Near the end of 2017, the wireless industry collectively developed the first official 5G “5th generation” standard. How users of 5G will benefit remains to be seen, but the promised leap of technology with 5G networking looks to be a certain game-changer. AT&T plans to launch mobile 5G networking in the US this year, Verizon says it will launch home technology for users of 5G, and both T-Mobile and Sprint say that they're launching 5G phones early next year.
Ever wonder how MHO is different from other fixed-wireless providers? Get to know us through this infographic and see how we can help you and your business thrive.
The Internet of Things (IoT) is a host of physical devices around the world that collect and share data across the internet. The rise of wireless networks and cheap data processors makes it possible to turn anything into part of the IoT. This adds a certain level of digital intelligence to devices that enable them to communicate without human involvement, effectively merging the physical and digital worlds. In doing so, however, we have created a new concern for IoT internet requirements
Many commercial multi-tenant buildings, hotels, multi-dwelling apartment buildings, don’t have sufficient internet for their tenants. Or, they may allow their tenants to purchase their own connections. The result is multiple suppliers needing access and a host of connections running throughout the building.
When it comes to selecting hardware for your enterprise's internet connection, it's easy to go with the off-the-shelf options. After all, they are easy to find at your local Best Buy, not that expensive, and will probably get the job done, right? Not so fast.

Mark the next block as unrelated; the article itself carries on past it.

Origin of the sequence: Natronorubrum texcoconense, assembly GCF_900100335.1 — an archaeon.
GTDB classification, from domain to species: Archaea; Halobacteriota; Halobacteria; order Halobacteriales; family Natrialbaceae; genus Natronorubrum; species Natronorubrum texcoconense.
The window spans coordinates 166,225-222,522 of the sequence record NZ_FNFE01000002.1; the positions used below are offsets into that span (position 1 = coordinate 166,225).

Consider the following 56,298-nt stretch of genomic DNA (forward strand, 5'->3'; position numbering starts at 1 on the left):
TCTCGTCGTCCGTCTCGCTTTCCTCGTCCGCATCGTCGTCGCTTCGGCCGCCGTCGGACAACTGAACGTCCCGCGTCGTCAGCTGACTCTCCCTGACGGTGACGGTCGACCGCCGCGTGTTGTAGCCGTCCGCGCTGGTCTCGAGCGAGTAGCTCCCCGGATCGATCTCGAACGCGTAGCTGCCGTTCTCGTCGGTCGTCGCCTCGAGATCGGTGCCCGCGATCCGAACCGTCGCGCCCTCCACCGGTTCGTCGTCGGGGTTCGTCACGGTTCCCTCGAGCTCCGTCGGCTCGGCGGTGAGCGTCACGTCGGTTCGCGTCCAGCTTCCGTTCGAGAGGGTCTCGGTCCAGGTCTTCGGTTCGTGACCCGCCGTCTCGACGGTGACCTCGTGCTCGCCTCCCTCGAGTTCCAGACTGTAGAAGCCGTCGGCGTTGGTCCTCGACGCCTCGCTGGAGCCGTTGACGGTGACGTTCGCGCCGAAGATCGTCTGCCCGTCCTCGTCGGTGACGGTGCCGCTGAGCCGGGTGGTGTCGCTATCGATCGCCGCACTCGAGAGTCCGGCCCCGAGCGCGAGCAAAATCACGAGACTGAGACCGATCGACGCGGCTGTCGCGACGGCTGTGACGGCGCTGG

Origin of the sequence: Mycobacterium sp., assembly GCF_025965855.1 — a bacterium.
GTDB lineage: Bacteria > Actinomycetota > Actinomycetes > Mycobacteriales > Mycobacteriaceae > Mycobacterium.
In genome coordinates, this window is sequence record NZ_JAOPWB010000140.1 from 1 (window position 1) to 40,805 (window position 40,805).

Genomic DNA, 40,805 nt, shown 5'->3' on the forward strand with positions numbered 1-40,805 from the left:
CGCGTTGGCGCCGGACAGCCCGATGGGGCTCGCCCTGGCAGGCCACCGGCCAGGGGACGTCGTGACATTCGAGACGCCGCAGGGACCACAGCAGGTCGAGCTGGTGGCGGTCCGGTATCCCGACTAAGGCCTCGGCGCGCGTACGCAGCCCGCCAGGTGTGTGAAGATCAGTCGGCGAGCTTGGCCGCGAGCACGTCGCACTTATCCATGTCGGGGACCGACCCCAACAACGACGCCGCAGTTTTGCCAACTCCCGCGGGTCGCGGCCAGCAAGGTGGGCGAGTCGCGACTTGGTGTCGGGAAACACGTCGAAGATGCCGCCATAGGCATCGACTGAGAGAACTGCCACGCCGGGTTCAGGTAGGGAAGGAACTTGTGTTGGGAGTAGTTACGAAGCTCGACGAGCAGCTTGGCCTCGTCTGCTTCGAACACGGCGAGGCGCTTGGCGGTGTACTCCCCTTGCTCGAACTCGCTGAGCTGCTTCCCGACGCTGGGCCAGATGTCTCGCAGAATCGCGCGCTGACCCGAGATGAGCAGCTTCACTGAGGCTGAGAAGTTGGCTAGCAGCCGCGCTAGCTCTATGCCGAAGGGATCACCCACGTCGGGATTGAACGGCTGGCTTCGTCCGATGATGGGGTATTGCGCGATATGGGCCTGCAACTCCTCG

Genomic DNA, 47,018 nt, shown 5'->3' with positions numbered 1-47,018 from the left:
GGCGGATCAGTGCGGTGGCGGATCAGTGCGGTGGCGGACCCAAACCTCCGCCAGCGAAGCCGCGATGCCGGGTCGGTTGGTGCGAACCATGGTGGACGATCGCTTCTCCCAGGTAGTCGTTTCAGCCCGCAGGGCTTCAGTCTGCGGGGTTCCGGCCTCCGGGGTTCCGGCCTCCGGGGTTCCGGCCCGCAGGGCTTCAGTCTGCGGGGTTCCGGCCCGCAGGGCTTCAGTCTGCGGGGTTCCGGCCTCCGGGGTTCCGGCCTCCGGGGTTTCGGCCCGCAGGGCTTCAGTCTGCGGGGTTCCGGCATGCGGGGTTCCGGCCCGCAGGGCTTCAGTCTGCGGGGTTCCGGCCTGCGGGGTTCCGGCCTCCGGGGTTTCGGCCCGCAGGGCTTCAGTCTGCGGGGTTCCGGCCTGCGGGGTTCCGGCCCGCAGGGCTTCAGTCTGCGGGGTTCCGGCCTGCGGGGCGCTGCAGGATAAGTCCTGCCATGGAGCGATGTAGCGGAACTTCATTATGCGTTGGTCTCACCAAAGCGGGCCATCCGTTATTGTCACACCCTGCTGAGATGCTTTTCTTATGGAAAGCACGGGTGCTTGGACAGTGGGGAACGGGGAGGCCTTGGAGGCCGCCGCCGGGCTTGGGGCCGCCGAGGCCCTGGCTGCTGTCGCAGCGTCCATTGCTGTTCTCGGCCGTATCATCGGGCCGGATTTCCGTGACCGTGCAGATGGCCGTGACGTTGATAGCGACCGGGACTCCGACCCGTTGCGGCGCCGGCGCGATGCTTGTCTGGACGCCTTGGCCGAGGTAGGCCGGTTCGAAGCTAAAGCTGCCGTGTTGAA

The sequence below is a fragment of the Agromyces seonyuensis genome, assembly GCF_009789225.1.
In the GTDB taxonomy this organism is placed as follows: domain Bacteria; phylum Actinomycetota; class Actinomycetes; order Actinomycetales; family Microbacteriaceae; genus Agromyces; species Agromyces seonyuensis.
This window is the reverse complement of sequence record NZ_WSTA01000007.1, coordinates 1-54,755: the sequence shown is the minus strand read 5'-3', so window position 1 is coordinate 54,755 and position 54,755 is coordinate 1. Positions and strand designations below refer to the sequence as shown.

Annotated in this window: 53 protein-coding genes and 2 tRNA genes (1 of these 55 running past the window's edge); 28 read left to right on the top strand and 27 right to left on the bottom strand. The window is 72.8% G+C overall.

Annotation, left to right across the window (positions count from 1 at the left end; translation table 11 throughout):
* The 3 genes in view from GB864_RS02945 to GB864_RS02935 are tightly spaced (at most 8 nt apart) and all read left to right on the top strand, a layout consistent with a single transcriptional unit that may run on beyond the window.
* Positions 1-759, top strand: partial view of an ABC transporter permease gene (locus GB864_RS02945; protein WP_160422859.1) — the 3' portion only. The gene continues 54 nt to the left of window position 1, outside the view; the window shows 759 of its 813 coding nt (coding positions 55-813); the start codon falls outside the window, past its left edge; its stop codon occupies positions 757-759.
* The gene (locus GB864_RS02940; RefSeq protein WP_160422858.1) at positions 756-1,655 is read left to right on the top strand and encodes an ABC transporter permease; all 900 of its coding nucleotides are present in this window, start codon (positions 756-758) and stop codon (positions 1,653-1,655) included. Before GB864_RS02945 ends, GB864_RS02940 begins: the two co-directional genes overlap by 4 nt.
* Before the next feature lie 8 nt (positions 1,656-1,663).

Shopping for internet service can be one of the most thankless and exhausting of chores there is. With options limited by geography, such a project often becomes one of shopping for the best among what's actually possible, not what's actually best. Even with this massive issue afoot, there's an even bigger dilemma to come, and this time, the ISPs might be just as hard-hit as their customers. More specifically, it's SD-WAN's steady growth, and its ability to accommodate multiple service providers at once.
Not all internet bandwidth is created equally, and there are some key questions decision-makers should ask when selecting an internet service for their businesses.Besides "How much will the internet service cost?" what do IT buyers really look at when considering internet service for their businesses? Are they asking enough of the right questions? I'm sure many of them are, but decision-makers can often leave a few issues unaddressed, or aren't aware of the "gotchas" they should examine.
It seems many decision-makers take into account the more obvious qualifiers such as:
- What provider can deliver service
- The reputation of the provider
- If they have any previous experience with the provider
- Feedback from peers on a particular provider
Who Validated Service Can be Delivered? The role of the person who tells you the service is available for your business is important. It's fine if your sales team has made that claim, but it makes sense to find out how they know. For example, has the carrier's finance and engineering teams reviewed and approved all aspects of your fiber build? Also, have those teams verified your service will be installed on time? Before signing an agreement, protect yourself by asking for validation. It really shouldn't take more than a couple of days to get this information if the carrier has already gone through their internal approval process.
Quote accuracy . Some -- usually larger -- carriers provide you a quote for services. Once they've got your signature and have turned in the order, they come back with a different price saying they missed some pieces that you need to pay for. Again, validate in writing that what you are signing for is final and approved.
What does my install fee get me? Do you know how far the install fee gets the fiber into your building? Does the fee include extending fiber all the way into the building? Some providers only deliver to just right outside the building, and it's up to the customer to pay for conduit and other expenses to bring fiber from the street to building. These unexpected charges can be significant and potentially delay the install.